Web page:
Fat Shaming: The Product of Small People with Big Egos

by Dr. SooMi Lee-Samuel MD

Two weeks ago, America went wild over Super bowl 51. Immediately following the big event, MVP Tom Brady had only one thing to worry about: where was that darn jersey. Conversely, halftime entertainer, Lady Gaga, was faced with a far more serious issue: intense fat shaming.

Despite the fact that this world-famous singer gave a performance worthy of the record books, Lady Gaga seemingly had the audacity to display a midriff that wasn’t sucked free of fat or smashed flat by a sausage-like garment. God forbid, there may have been a modic um of jiggle.

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And out came the haters.

“Lady Gaga needs to do some crunches if she wants to show her flabby belly.”

“Tried to enjoy Lady Gaga’s performance, was distracted by the flab on her stomach swinging around.”

It is truly a mystery as to why these people write such mean, to say nothing of ridiculous, commentary. If the rationale is that shaming will actually “help,” those on the receiving end, they are wrong; in fact, recent evidence indicates that shaming does more than damage self-confidence, it may also have serious health consequences.

A new study revealed that overweight women who believe negative messages about their bodies are at greater risk for heart disease and diabetes than those who maintain a more positive body image. Published in the journal Obesity, the research focused on the concept of “weight-bias internalization”. Essentially, this is what happens when people are aware of negative stereotypes about obesity and apply those stereotypes to themselves.  Those with higher levels of weight-bias internalization were associated with more cases of metabolic syndrome, which is a combination of health issues that raise the risk for heart disease and diabetes.  Since the effects of body mass index (BMI) was not factored in, this indicates that internalization isn’t just a result of weight or other issues, but a risk factor on its own.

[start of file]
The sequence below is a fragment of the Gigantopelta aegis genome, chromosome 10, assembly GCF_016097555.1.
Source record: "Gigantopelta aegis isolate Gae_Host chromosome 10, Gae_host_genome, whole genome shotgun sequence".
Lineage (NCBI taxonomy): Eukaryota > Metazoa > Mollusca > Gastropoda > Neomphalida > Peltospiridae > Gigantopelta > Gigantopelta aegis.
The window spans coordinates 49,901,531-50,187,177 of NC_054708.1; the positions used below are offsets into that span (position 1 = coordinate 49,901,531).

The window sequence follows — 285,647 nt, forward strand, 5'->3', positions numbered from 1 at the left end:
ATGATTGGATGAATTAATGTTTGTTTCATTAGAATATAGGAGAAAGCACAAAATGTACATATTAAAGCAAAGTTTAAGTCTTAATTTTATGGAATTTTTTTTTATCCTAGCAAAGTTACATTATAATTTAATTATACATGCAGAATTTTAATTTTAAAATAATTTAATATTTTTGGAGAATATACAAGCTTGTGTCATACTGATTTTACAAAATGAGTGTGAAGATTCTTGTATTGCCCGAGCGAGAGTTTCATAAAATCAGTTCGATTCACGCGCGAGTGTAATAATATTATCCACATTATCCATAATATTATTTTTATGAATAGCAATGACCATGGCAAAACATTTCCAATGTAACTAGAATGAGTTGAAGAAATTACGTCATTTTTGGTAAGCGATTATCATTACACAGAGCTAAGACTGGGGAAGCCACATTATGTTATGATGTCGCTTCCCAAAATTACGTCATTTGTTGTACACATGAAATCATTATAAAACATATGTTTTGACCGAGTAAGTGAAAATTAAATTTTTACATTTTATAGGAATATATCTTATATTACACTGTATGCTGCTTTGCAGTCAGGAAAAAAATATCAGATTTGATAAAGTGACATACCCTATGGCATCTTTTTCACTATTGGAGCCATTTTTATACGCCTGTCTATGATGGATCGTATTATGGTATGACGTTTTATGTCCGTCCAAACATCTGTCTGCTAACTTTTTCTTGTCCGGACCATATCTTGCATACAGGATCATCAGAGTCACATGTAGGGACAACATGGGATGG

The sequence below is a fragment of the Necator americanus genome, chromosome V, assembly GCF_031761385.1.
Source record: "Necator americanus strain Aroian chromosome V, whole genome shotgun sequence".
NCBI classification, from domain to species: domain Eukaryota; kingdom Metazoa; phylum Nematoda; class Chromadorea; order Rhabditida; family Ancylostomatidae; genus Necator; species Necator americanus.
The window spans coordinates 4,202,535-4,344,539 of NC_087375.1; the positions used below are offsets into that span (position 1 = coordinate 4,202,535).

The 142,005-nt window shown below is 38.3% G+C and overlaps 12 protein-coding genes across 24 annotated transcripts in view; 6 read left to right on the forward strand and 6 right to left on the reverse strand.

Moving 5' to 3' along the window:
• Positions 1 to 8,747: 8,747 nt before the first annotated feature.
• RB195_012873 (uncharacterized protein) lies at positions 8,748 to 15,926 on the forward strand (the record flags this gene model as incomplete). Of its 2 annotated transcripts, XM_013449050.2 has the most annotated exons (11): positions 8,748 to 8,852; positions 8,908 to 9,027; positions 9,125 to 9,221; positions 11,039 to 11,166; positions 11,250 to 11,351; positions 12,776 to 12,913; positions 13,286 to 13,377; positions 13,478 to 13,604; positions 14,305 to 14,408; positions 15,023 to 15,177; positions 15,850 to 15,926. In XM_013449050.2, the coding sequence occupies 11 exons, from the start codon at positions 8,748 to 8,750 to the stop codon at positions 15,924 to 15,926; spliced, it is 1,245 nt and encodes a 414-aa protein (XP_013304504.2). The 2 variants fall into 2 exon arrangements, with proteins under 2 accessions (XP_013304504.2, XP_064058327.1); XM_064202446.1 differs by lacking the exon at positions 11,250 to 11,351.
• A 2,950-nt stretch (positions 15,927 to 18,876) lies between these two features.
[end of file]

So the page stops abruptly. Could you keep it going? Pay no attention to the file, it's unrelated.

Now, are healthcare professionals worldwide worried about Lady Gaga’s physical health? Certainly not. She is a strong, confident woman who knows exactly who she is. Her response to such insults was simple and to the point: “I heard my body is a topic of conversation so I wanted to say, I’m proud of my body and you should be proud of yours too,”

Here is who we should be worried about:  the thousands upon thousands of children, adolescents and adults who are bullied, shamed and blamed by peers, family members and the public at large every single day because they do not fit the American ideal of extreme thinness.

These are the people who we do not hear about because they have no celebrity status. They suffer emotional torment today and if they remain true to the study, will suffer physical issues far into the future.

Fat shaming is done by small people with big egos.

On every level—family, school, the media—we must put a stop to fat shaming, really shaming of any kind.  There is no excuse for bullying or belittling others. People with that much hate in their hearts should put down their phones and get help.

 

 

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